Monkey farm worker: ‘I just couldn’t live with myself if I was going to be doing that’

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HENDRY COUNTY, Fla.- A former Hendry County monkey farm worker says what he was asked to do was so horrific, he had to quit his job after only two days.

“When I got involved in that, I knew I just couldn’t live with myself if I was going to be doing
that,” former Primate Products vet tech David Roebuck said. “I couldn’t do it.”

Roebuck says workers at Primate Products’ “Panther Tracks” facility located near Immokalee were
regularly told to perform C-section abortions on pregnant female monkeys, remove the dead fetus,
then package it for sale to buyers.

Roebuck said milk was then extracted from the female cytomologus monkeys using human breast pumps, which was also sold to laboratories.

“The internal organs were then taken from the fetuses and freeze dried and sold to pharmaceutical
companies,” Roebuck said. “After that was done, the mothers were still lactating so they collected
their milk and sold them to another pharmaceutical company”

Roebuck said Primate Products is much more than just a breeder.  He said it is a research facility.

“The point of it is to make money,” Roebuck said. “They¬†had financial contracts with pharmaceutical companies, to provide a certain amount of milk for a¬†certain amount of money.”

Exclusive documents obtained by WINK News corroborate the practice. The documents are allegedly a part of Primate Products standard operating procedure manual which instructs the person performing the surgery how to slice open the primate and remove the fetus, then freeze organs should the female monkey die in the process.

“If you know what a deep freezer looks like, there were two of those, filled with parts,” Roebuck
said. “Internal organs, that had to be taken out of the fetuses surgically.”

This new insight into the alleged practices of Primate Products comes only days before Hendry
County officials said they will decide if it will take action against the company for possibly
operating outside of the perimeter of its zoning.

The more than 600-acre property is agriculturally zoned for animal husbandry. Hendry County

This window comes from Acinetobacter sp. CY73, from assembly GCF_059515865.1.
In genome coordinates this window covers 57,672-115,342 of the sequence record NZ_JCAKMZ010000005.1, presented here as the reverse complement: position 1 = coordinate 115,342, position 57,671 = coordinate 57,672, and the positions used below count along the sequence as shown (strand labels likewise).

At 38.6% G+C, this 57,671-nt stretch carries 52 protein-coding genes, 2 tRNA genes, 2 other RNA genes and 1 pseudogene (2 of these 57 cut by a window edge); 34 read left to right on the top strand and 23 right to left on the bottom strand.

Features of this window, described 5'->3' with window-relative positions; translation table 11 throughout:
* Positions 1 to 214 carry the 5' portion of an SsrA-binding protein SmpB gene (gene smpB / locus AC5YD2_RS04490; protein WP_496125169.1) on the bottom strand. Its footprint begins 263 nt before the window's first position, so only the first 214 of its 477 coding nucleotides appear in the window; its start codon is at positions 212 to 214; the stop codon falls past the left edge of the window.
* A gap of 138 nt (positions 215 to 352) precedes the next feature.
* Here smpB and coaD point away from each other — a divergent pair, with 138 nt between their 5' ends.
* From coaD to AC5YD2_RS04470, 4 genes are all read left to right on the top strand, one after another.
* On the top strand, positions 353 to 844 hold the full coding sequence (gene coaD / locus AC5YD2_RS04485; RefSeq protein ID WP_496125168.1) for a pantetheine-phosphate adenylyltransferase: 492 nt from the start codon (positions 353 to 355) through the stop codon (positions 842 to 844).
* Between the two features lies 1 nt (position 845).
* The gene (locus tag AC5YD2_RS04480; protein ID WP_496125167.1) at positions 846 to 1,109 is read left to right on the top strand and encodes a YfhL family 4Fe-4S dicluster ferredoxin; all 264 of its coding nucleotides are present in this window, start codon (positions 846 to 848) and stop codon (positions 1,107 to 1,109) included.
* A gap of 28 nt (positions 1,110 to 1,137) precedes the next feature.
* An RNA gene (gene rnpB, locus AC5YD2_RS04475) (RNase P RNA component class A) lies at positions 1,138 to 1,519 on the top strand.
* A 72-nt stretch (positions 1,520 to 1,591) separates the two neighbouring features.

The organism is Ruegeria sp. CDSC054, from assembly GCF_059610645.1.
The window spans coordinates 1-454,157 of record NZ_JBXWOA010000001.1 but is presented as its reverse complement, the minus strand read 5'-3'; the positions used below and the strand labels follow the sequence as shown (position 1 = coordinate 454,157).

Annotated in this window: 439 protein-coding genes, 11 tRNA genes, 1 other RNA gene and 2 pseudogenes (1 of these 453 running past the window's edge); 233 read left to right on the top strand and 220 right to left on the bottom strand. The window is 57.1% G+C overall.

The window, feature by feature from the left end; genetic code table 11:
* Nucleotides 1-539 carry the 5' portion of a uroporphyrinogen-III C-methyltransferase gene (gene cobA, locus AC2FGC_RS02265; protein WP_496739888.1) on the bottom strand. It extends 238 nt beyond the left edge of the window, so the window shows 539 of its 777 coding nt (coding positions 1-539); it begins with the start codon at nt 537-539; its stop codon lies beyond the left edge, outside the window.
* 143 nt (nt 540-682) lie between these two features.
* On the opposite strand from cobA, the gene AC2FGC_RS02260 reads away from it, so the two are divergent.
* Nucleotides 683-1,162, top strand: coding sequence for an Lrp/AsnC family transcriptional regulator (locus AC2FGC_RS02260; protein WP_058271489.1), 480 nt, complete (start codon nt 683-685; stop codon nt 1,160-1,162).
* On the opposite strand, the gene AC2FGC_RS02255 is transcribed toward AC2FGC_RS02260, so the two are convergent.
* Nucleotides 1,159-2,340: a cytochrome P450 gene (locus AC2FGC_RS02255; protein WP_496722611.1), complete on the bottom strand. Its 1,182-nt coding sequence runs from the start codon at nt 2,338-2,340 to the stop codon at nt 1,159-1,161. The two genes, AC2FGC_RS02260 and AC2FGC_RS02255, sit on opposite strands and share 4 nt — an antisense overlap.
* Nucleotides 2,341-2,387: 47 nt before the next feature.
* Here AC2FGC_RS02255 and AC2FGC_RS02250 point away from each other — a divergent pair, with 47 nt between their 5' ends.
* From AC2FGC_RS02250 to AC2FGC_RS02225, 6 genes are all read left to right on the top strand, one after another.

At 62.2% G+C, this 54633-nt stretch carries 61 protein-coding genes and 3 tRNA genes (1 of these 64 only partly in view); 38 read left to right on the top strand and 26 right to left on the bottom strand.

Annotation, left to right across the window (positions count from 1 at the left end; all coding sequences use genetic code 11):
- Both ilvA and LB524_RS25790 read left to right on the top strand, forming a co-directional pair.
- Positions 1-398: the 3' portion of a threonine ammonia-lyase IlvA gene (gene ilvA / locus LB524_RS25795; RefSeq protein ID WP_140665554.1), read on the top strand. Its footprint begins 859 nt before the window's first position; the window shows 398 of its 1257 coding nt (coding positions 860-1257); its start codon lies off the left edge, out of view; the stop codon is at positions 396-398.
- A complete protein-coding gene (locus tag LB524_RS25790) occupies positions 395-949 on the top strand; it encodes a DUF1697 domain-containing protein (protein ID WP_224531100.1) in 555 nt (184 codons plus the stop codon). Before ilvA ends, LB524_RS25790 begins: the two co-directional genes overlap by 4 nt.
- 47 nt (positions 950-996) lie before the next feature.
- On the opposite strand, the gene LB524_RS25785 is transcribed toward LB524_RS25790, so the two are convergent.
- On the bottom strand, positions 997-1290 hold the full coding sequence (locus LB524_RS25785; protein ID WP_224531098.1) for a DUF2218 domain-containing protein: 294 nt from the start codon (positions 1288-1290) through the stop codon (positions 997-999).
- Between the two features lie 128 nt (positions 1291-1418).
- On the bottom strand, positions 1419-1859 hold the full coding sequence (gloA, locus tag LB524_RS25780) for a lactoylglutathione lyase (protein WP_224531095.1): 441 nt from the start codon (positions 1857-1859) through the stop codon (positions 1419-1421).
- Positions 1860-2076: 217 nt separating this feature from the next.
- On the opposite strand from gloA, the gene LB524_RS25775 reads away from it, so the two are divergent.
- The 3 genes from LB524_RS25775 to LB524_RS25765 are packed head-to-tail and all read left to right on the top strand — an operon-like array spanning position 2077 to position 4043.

administrator Charles Chapman told WINK News last week if the company is conducting animal tests
or experiments it is violating the agricultural zoning code.

Chapman said he had no idea the company was doing anything but breeding monkeys until an exclusive WINK News investigation revealed USDA documents detailing hundreds of tests and experiments were performed at the facility.

Primate Products representative Ed Mashburn told county officials there was no testing or
experiments happening at the facility during a 2012 development-permit pre-application meeting.

Primate Products president Thomas Rowell tells WINK News the company’s practices are “hardly” testing or research, and¬†claims¬†there is a reason for the procedures.

“The idea being we can provide tissue from one animal to be used for in-vitro research,” Rowell wrote in an email response. “Possibly eliminating the need to use hundred[s] of live animals for in-vivo research in the future.”

Rowell emailed the following statement:

“Primate Products provides bioproducts for use in biomedical research consistent with the guiding principles of humane use of animals in scientific research which we refer to the 3 R’s: replace, reduce, and refine.”

Rowell told WINK News last week that tests reported to the USDA were cases of animal
“usage.” He¬†said usage means obtaining bodily fluids, including spinal fluid and blood from
the monkeys, then selling the samples to laboratories. Rowell did not mention C-section abortions or
fetus removal.

Primate Products expanded its facility over the past two years and is leasing some of its newly-built property to foreign monkey breeder BioCulture, Hendry County officials confirmed.

Hendry County officials did not return calls prior to broadcast or publication of this report
Monday evening.

Primate Products has been operating in Hendry County for more than 15 years and is the county’s
largest and oldest monkey farm.

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